What the cops need is a Carter Gyrocopter,a five place advanced flying machine with 170 mph cruise,and VTOL capability.Google "Carter Gyrocopter Video" Probably much cheaper to buy than a copter,and definitely cheaper to operate.
No, people do not generally ride in RC planes, or they would not need to be RC, would they? However, since this gyro is just being used for surveillance, and not to actually deliver responders on scene (auto-gyros would not be ideal for this), the surveillance can be done wirelessly at a tiny fraction of the cost.
The major trend in modern technology for the last decade or so has been to produce cheap, wireless signalling and control systems. For $75k they could probably buy a dozen RC blimps and copters. They even have RC autogyros. The point is that this article brags about the cheapness of this new system, when, in reality, they could have probably gotten about the same capabilities for 1/20th of the cost.
As other posters have pointed out as well, this would avoid risk of life if the vehicle crashes.
I highly doubt that this is intended to be for police transport. For one thing it appears it could only transport one officer besides the pilot. Even a real helicopter is hard to land and control in a variety of conditions, like moderate winds, and autogyros don't have quite the precision of a helicopter. This little thing would get blown around like a plastic bag if you tried to use it for transport. It also clearly is not equipped for medical transport. The only reasonable conclusion is that it is for surveillance.
Get a sense of humor!
Of course they could do this sorta thing at 1/20th the cost. But aside from common phobias to the usage of such technology, the image of police officers at work might work well for public relations rather than the sight of a device akin to something people have scene in a sci-fi horror involving machines.
Using an RPA can be construed as safer, but the only types of people that would rather use these things are not aviators but cyber-operators, and demographically speaking, more of them tend to carry the "#### the police," sentiment for their affinity for conducting morally/ethically ambiguous action throughout cyberspace (also why they'd prefer federal government jobs; the freedom to conduct the same illegal activities they performed outside of government employment for the government).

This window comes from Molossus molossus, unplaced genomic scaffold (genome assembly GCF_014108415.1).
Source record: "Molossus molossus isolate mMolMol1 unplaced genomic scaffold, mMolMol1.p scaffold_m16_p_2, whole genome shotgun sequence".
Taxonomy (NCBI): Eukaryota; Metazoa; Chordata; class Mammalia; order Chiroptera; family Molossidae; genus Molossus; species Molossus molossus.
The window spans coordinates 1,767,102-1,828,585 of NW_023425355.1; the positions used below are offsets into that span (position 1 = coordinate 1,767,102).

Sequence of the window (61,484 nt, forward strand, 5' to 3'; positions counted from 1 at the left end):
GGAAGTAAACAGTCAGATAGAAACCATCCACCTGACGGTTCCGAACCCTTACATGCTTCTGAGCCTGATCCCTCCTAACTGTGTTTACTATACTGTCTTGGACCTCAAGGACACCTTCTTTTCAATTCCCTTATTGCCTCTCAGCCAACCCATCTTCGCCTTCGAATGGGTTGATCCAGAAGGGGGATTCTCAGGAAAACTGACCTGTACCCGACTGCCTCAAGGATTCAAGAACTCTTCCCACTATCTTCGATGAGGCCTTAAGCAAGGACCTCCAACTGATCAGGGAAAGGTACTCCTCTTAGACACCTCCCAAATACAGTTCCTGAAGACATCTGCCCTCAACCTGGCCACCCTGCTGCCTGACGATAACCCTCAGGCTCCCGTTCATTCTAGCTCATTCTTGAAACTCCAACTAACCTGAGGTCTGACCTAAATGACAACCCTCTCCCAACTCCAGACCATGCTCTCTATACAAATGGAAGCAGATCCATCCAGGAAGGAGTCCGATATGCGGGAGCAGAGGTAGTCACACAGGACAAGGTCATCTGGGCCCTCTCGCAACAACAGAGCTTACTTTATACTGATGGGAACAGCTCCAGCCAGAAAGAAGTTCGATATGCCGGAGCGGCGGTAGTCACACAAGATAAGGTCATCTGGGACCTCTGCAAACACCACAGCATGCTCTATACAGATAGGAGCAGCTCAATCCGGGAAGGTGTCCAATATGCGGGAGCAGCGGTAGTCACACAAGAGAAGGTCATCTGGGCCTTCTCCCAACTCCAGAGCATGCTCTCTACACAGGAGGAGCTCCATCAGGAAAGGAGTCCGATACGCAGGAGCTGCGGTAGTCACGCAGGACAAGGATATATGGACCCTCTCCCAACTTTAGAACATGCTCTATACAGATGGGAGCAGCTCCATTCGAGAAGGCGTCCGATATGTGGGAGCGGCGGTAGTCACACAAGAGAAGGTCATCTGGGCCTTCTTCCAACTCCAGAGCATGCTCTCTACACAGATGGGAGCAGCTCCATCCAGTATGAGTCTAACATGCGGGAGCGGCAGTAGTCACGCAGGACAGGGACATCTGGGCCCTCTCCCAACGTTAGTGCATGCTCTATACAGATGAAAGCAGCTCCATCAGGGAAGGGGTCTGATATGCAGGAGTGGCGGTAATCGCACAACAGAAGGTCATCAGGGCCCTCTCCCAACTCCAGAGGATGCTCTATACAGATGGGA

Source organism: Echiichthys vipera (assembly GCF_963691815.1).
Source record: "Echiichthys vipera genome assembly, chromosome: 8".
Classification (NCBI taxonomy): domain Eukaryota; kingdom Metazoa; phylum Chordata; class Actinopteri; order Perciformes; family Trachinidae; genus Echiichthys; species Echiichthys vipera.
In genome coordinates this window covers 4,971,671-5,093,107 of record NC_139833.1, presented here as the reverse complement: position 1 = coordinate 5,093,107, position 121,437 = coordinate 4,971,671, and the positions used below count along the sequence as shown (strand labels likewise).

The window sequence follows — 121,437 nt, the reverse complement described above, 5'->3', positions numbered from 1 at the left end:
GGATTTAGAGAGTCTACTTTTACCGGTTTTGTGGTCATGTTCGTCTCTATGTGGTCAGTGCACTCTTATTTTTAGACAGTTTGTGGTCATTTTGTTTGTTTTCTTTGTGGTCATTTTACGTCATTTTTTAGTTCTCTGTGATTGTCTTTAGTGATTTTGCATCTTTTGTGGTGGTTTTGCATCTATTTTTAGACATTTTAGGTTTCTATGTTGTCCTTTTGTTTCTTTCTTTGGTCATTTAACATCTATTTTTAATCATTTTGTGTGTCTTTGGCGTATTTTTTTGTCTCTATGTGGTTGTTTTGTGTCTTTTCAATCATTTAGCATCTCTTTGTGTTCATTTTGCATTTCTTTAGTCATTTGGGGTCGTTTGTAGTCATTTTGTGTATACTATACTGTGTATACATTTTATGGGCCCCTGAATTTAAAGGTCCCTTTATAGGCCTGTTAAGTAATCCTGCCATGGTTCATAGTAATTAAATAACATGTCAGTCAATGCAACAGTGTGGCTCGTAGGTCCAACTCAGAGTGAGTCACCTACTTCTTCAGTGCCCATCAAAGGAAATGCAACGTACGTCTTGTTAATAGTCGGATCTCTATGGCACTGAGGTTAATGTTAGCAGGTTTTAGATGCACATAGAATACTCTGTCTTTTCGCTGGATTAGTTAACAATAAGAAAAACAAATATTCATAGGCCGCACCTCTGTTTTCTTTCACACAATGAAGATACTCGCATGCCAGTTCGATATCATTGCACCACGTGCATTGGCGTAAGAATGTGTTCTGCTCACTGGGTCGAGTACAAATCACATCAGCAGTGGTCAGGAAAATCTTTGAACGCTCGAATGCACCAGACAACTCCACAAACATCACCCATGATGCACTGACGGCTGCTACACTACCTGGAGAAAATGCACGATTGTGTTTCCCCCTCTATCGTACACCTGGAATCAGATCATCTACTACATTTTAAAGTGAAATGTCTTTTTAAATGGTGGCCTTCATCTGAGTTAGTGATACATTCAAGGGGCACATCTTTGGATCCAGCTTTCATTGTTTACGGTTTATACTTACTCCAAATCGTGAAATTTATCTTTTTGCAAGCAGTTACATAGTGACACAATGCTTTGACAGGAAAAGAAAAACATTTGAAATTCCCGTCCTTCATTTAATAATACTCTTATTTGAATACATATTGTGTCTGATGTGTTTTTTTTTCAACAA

When it comes to the aviator they are not motivated by safety. Their job satisfaction comes from thrill and excitement. It may not be a logical approach to something like police work, but job satisfaction is where quality comes from in a organization.
If a police force discovers they could hire more people who would be happier flying a gyroplane or a helicopter than sitting in an air conditioned building at a computerized control center, they'd choose to do so to achieve the end result of their functional purpose; civil protection and law enforcement.
The more dedicated someone is to their job correlates with the satisfaction they get from it.
That aside the infrastructure for operating RPAs are more expensive than just buying the aircraft (unless these aircraft are really Tyco RC from Radio shack). You have to consider the cost of control stations, a robust computer network, and satellite data linking necessary to function these aircraft. This is why federal agencies and departments use these things more than city and state municipalities. They have the money and the established infrastructure to do it.
I'm not convinced that remotely piloted craft would be more expensive. Yes, you have to have more electronic equipment on the ground. But you can afford that and still have money left over compared to the cost of the manned vehicle. An actual pilot needs expensive training too, and that's why they were quoting an operating price of $50/hour, even with normal gasoline as fuel. I suspect they're being optimistic, but I doubt that the remote piloting would cost more than that. The price of computers, and communication equipment is always coming down. They can probably even transmit on police and emergency bands without having to buy special rights.
As far as some of the other issues, the police would not have to advertise that they were conducting surveillance, or that the vehicle belonged to the police force. Presumably, most of their missions are stealthy, and are to collect actionable intelligence to back up police operations.
The bottom line is that these systems are coming, and we can no more stop it than we can command the tides. These remotely piloted systems are the future and they are no more likely to go away than the internet.
I’m not sure that you could call it the first. I remember reading about someone from the US Border Patrol recalling flying one of the Cierrva’s auto-gyro years before they had helicopters. His comments about how crazy they flew and no one wanted to fly it. I think that they crashed it, that how they got rid of it. This dates it to the 1930s or 1940s I think. (Please forgive my poor memory.)
Of course the modern ones are much improved and I’ve heard very stable in flight. It has been said that there is never a thing as being to windy for them. They also make them enclosed so I wonder why they went with a open design for them?
The biggest reason the auto gyro or any P.A.C. has never really caught on is the tendency for the average person to do stupid things without thinking of the outcome.There are very cheap ultralights of various designs.There would be a HUGE need for an advanced infra structure for flight path control and air traffic control if even a tenth of Americans became flying citizens.Not to mention the idiots who would think themselves"barn stormers" and think that every roof top and open lot or parking lot a landing pad.Here in the midwest a car full of teenagers bottomed out their car on a hill in a public road.....several times....for fun.till the suspension collapsed and two were killed when the the car hit a tree in a field.
The average citizen with a P.A.C.????
On the other hand.that could be the perfect way to prove Darwin right in his theory of survival of the fittest and smartest.